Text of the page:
Tuesday, January 30, 2007


I'm sure Champ Car, ALMS and NHRA were doing what they thought they needed to do last week, trying to drum-up interest during pre-season test sessions, but I have to say they all earned the Sam Brownback Award.

Brownback, a Kansas senator, recently announced his bid for the 2008 Republican presidential nomination. He did so on the very same day Hillary Clinton confirmed her candidacy on the D side of the aisle. Let's be polite and just say that unfortunate bit of mistiming cost Brownback a lot of coverage. (!) While the three series were shaking-out new cars and driver-team combinations, the overwhelming number of national journalists were assembled in Charlotte for the annual NASCAR Media Tour.

However, while the reporters reported on the new Chase format and Kevin Harvick calling Teresa Earnhardt a "deadbeat owner" and Dale Earnhardt Jr. defending his stepmother and Jack Roush basically telling Toyota to bring-it-on, the news that lingered with me was Ford's withdrawal from Champ Car. Not the sort of headline CC needed less than 75 days before the season opener in Las Vegas. The blue oval automaker disassociated from the series it had participated in since 1992 just prior to the latest grim word on Ford's business: CNNMoney.com said the $12.7 billion loss for 2006 was the largest in company history, and that the fourth-quarter loss was "worse than analysts' expectations and the company warned of worse showings ahead."

That Ford would need to reduce costs/transfer resources to its Toyota-challenged NASCAR teams was no surprise. The shocker, though, was this from Robin Miller on SpeedTV.com: CC opted "to drop the pace car program in favor of Minardi boss Paul Stoddart’s two-seat Formula 1 cars." Miller quoted Ford Racing director Dan Davis thusly: “We were surprised they chose to torpedo the pace car program and even more surprised they decided to go with the F1 two-seaters. And we’re not leaving on bad terms, it’s just that Champ Car doesn’t align with our current business objectives. We’re not bitter, just very disappointed.”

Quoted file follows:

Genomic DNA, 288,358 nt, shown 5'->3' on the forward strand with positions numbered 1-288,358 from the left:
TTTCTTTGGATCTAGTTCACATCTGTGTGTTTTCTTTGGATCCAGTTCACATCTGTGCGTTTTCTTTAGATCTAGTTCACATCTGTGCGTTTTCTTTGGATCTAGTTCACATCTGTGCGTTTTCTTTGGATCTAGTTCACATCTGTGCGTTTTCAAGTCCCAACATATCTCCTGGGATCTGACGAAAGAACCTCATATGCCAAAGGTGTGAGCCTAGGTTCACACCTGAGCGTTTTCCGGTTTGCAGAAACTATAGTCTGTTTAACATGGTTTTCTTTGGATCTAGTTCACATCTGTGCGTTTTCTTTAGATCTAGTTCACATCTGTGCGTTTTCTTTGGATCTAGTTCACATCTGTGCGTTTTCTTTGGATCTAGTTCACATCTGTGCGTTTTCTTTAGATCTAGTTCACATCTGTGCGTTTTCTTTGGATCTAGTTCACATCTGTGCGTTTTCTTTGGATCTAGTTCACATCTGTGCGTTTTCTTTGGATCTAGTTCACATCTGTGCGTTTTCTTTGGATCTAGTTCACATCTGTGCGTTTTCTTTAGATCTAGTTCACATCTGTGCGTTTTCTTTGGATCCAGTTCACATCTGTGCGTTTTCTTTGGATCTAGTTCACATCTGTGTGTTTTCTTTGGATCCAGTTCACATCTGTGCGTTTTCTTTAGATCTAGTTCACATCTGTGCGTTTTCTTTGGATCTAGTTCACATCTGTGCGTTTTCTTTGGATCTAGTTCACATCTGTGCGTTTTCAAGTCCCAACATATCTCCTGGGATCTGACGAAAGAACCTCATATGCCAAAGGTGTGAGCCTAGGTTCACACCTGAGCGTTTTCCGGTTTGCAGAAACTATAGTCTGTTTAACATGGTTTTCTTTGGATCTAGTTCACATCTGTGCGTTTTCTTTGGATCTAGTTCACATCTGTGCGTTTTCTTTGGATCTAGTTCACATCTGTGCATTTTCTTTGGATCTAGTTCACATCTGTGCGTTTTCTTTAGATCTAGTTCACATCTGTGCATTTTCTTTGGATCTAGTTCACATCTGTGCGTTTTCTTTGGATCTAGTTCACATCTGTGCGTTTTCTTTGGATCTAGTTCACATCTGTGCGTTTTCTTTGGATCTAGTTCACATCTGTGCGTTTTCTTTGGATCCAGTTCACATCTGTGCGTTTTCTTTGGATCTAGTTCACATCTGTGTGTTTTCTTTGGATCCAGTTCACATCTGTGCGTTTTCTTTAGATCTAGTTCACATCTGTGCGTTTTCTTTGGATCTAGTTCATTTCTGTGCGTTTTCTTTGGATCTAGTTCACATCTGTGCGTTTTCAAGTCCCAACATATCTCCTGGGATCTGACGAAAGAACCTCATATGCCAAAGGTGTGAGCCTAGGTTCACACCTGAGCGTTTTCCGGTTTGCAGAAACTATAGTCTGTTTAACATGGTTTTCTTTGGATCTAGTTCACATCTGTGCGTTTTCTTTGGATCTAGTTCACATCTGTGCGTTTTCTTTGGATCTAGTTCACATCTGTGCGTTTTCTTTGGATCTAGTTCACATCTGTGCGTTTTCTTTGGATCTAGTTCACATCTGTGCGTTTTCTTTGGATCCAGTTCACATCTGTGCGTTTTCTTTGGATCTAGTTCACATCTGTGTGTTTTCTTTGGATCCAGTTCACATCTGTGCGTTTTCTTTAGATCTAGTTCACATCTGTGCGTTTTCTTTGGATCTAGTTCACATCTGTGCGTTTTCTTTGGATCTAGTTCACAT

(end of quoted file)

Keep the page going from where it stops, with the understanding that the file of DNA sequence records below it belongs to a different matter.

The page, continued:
IF, in fact, CC is parking its pace cars in favor of the backmarker-of-all-backmarker F1 -- F1! -- machines, it represents yet another disconnect from the American public this supposedly American series claims to court. (This on a week when Red Bull paid to put Nell Jani of Switzerland, who may be a fine driver but won't interest U.S. fans to buy tickets, into a prime PKV ride.) IF this was the deal CC's Kevin Kalkhoven did to induce Stoddart into the series as a team owner, it wasn't fully considered.

The pace car program has been a centerpiece of CC dating back to when PPG Industries became CART's series sponsor in 1980. During another era when Detroit was struggling against its Japanese counterparts, PPG executive Fred Rhue funded four cars -- brightly painted with PPG's colors but with little more than flashing lights bolted-on to the roof -- to showcase U.S. vehicles. Later, under the guidance of PPG's contracted racing director Jim Chapman, the fleet was expanded and became specialty-built performance (and highly stylized) machines. Chapman innovated the all-female pace car driving team and, over the years, hundreds of sponsor execs and guests, media, assorted VIPs and even fans were treated to exciting tours of the circuit's ovals and road courses. It was a flat-out success story and gave the open-wheel rocket show a connection to the average fan's life . . . a tradition continued by Ford.